Aerobic respiration[edit | edit source]

Set of events - glycolysis, Krebs cycle, respiratory chain , (electron transport system) – leading to electron transport to oxygen, it arises proton gradient . Protons tend to pass through the pump, ATP synthase ,which synthesizes ATP until the gradient resets. Aerobic respiration takes place in prokaryotes on cytoplasmic membranen in eukaryotes in the cytosol mitochondria and on the inner mitochondrial membrane (one of the proofs of the theory ofendosymbiosis).

Anaerobic respiration[edit | edit source]

Pseudomonas aeruginosa - Gramm staining

preview 150px Pseudomonas aeruginosa - Gram's stainn It uses elektron-transport system, at the end of which the final electron acceptor is not oxygen but another substance. This other substance may be nitrate NO3- (reduced to nitrite NO2- or to gaseous N2 - Paracoccus denitrificans and pseudomonads) or sulphate SO42- (reduced to hydrogen sulphide HS-, Desulfovibrio spp.), CO2 (reduced to methane CH4, Methanothrix thermophila) or fumarate (reduced to succinate, Bacteroides spp.). Other acceptors can be ions selenium, iron, arsenic etc. This type of respiration generates less ATP than aerobic respiration because only part of the Krebs cycle is used.

Lipid and protein catabolism[edit | edit source]

For completeness, it should be mentioned that bacteria have lipases, which it cleaves fats on fatty acids and glycerol. Glycerol enters as glyceraldehyde-3-phosphate into glycolysis and is subject to fatty acids beta-oxidation , in which it splits acetylcoenzym A,which enters the Krebs cycle. Glycerol and fatty acids can enter the fat anabolism. Proteases and peptidases serve to catabolize protein. They arise from them aminoacids, which undergo mainly deamination or transamination, whose carbon skeletons enter the Krebs cycle or anabolic reactions.

Anabolism[edit | edit source]

ATP obtained by catabolic processes is consumed during movement, drive membrane pumps and especially during anabolism. Bacteria synthesizepolysacharid, peptidoglykan, lipids (e.g. phospholipid, cholesterol), amino acids, proteins, purines, pyrimidines, RNA and DNA and more.

Bacterial-bacterial, bacterial-host metabolism interactions[edit | edit source]

It should be noted that there is no interaction between catabolism and anabolism neither in the bacterial cell nor between the bacteria nor between the bacteria and the host. Bacteria live in a kind of dynamic equilibrium, compete for substrates (increase the expression of an enzyme that utilizes a given substrate), or cooperate. This balance, for example in the intestine, can be disturbed antibiotic or a food ingredient that favors certain bacteria.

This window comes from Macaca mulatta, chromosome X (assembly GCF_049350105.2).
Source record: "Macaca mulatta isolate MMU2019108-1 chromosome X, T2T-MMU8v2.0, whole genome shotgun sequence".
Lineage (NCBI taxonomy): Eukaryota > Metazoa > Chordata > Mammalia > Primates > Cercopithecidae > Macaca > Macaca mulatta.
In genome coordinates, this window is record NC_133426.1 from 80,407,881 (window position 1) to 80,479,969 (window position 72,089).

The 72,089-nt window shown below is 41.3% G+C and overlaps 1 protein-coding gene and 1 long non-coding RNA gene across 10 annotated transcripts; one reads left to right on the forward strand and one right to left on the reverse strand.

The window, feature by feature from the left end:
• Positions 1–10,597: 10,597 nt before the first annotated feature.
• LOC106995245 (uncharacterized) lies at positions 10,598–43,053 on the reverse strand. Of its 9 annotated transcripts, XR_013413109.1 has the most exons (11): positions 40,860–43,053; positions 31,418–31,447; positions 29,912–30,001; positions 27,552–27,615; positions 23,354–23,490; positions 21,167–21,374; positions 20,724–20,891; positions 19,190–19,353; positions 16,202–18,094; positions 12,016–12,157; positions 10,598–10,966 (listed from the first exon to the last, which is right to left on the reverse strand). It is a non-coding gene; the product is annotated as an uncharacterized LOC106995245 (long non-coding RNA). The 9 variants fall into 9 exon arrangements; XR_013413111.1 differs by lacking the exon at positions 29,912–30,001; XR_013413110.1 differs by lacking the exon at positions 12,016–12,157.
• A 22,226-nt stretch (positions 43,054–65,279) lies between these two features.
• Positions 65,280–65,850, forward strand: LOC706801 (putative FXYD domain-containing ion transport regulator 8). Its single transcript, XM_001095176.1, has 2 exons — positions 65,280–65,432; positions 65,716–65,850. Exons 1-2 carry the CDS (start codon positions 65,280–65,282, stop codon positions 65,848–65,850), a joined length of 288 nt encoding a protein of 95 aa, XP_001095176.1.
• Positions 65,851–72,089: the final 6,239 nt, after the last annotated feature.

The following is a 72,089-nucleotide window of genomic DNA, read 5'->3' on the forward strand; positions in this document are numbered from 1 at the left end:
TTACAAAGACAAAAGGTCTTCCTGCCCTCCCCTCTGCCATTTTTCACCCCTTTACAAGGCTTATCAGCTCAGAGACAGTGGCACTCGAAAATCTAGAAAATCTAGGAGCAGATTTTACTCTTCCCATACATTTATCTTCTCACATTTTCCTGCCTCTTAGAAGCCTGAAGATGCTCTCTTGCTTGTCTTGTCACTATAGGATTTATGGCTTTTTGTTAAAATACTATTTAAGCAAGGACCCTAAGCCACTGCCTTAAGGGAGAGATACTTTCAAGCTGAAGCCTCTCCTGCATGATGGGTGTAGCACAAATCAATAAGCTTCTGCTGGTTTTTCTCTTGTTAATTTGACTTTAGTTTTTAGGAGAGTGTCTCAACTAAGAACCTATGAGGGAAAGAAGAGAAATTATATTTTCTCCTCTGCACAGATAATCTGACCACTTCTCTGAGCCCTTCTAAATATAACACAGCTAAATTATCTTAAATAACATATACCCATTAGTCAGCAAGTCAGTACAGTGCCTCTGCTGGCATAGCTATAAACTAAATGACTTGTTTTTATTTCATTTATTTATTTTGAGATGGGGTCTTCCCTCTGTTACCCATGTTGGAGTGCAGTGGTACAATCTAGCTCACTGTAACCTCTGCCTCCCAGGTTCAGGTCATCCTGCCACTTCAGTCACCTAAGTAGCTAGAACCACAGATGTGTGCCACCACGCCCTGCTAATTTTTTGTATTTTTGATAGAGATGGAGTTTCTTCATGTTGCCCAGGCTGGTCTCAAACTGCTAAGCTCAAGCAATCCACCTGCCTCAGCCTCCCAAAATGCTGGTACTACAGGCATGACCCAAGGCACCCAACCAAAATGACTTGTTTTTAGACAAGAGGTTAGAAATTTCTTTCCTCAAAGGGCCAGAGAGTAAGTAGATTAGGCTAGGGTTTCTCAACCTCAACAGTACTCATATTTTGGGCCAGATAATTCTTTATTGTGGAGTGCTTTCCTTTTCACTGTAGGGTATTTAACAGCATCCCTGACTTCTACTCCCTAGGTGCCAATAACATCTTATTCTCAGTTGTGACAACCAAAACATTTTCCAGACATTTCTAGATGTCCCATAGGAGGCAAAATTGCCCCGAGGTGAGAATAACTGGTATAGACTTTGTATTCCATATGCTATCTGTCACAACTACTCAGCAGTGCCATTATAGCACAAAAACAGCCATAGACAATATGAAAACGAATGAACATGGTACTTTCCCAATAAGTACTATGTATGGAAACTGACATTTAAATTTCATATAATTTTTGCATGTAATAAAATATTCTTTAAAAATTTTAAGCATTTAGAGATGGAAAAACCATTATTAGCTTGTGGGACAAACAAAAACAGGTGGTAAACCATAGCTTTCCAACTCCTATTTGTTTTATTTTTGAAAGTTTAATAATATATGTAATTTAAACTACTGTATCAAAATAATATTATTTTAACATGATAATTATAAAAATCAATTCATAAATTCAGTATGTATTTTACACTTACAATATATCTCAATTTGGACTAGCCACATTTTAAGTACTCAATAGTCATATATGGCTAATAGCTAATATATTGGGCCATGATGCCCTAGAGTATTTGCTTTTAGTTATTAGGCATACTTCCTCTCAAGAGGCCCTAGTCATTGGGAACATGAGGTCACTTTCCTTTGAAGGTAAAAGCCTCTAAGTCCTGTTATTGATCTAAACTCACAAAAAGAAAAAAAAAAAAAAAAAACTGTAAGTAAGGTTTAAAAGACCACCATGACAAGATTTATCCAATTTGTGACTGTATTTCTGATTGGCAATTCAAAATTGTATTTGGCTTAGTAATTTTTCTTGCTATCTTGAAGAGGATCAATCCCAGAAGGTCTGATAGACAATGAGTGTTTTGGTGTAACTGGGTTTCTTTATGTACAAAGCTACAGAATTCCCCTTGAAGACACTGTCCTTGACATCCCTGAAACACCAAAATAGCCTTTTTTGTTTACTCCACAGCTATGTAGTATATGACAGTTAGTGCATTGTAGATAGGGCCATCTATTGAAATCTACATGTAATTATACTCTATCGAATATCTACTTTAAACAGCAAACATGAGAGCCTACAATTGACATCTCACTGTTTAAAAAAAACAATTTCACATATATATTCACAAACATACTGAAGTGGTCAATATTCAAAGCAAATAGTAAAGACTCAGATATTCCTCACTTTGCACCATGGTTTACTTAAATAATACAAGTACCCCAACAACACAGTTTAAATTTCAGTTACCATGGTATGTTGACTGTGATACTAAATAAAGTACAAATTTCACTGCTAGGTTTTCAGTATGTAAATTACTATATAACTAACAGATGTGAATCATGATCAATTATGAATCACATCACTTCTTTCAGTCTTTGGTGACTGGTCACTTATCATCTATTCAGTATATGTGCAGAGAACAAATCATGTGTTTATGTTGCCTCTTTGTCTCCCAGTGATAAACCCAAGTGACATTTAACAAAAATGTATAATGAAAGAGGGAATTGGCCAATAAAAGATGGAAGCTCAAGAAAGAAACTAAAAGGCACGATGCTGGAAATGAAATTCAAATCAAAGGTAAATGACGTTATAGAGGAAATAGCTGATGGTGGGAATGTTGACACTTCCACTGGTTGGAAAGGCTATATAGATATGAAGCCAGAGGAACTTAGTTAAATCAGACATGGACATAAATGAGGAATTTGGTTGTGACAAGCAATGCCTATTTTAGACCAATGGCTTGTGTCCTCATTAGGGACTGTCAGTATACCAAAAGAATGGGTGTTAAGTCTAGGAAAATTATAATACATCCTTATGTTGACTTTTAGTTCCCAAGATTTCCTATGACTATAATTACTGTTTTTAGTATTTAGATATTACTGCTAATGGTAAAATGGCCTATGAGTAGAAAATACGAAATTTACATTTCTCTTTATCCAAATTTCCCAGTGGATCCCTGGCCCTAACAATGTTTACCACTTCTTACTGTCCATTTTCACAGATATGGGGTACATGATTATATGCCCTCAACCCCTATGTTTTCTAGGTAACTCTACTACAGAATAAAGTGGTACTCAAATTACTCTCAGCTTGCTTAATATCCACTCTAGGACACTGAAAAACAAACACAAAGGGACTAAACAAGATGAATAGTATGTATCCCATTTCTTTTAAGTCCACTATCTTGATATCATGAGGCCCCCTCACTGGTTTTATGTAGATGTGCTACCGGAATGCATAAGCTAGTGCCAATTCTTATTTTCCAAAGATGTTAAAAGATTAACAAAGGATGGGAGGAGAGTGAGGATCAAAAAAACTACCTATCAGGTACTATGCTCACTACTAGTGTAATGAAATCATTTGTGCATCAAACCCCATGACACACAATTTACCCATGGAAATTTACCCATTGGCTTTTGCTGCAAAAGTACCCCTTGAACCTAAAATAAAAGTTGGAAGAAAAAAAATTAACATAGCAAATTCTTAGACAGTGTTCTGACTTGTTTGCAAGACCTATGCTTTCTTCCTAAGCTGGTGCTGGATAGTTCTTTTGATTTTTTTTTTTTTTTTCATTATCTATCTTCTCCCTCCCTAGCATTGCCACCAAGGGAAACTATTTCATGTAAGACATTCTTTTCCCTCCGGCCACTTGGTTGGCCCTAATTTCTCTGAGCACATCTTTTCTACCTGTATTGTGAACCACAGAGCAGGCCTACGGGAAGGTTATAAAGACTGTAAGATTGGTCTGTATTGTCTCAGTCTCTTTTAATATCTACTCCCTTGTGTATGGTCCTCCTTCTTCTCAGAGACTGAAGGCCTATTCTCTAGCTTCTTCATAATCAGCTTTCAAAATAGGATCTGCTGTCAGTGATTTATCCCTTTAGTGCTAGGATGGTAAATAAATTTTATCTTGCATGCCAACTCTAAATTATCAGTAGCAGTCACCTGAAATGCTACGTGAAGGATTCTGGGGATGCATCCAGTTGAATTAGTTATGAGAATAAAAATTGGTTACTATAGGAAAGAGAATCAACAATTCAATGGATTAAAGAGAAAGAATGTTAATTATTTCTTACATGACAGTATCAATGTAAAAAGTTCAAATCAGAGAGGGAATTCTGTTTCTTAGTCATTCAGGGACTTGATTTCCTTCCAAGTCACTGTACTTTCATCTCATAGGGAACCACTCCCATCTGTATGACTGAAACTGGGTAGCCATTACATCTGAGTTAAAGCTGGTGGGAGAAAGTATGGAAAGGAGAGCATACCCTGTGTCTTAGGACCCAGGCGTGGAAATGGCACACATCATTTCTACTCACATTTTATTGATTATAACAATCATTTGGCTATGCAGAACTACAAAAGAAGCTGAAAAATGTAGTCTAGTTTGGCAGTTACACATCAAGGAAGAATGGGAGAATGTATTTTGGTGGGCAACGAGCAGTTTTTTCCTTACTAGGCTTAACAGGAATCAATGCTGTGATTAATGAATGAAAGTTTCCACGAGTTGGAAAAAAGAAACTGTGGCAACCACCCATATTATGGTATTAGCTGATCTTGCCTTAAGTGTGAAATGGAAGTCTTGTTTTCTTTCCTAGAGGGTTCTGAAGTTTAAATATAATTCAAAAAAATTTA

• Example of a bacterium-bacteria interaction: primary fermenters produce H2 as a by-product, which suppresses NAD + regeneration from NADH + H +. Without NAD +, glycolysis would not occur. The H2 level is maintained thanks to bacteria that use H2 - eg methanogenic, ethanogenic.
  • Example of bacterial-bacterial-host metabolism interaction: Clostridia in amino acid processing produce NH3, which is utilized by Bacteroides spp. - hydrolyze oligosaccharide ends glykoprotein thereby releasing more peptid for Clostridia. Both Bacteroides and Clostridia synthesize the short chains of fatty acids they receive enterocyte for a host that provides CO2 for Bacteroides during its metabolism.


Sources[edit | edit source]

related articles[edit | edit source]

References[edit | edit source]

TORTORA, Gerard J, Berdell R FUNKE and Christine CASE. Microbiology: An Introduction. 2010. edition. San Francisco: CA: Pearson Benjamin Cummings, 0000. 0 pp. https://www.wikiskripta.eu/w/Speci%C3%A1ln%C3%AD:Zdroje_knih/978-0-321-55007-1

FUCHS, Georg and Habs GÜNTHER SCHLEGEL. General Microbiology. 2007 edition. Thieme Georg Verlag. 0000. 0 pp. https://www.wikiskripta.eu/w/Speci%C3%A1ln%C3%AD:Zdroje_knih/978-313-4446-081

  • LEDVINA, Miroslav, et al. Biochemie pro studující medicíny. 2. vydání. Praha : Karolinum, 2009. 548 s. s. 85-90. ISBN 978-80-246-1414-4.
  • LEDVINA, Miroslav, et al. Biochemie pro studující medicíny. 2. vydání. Praha : Karolinum, 2009. 548 s. s. 85-90. ISBN 978-80-246-1414-4.


Kategorie:Mikrobiologie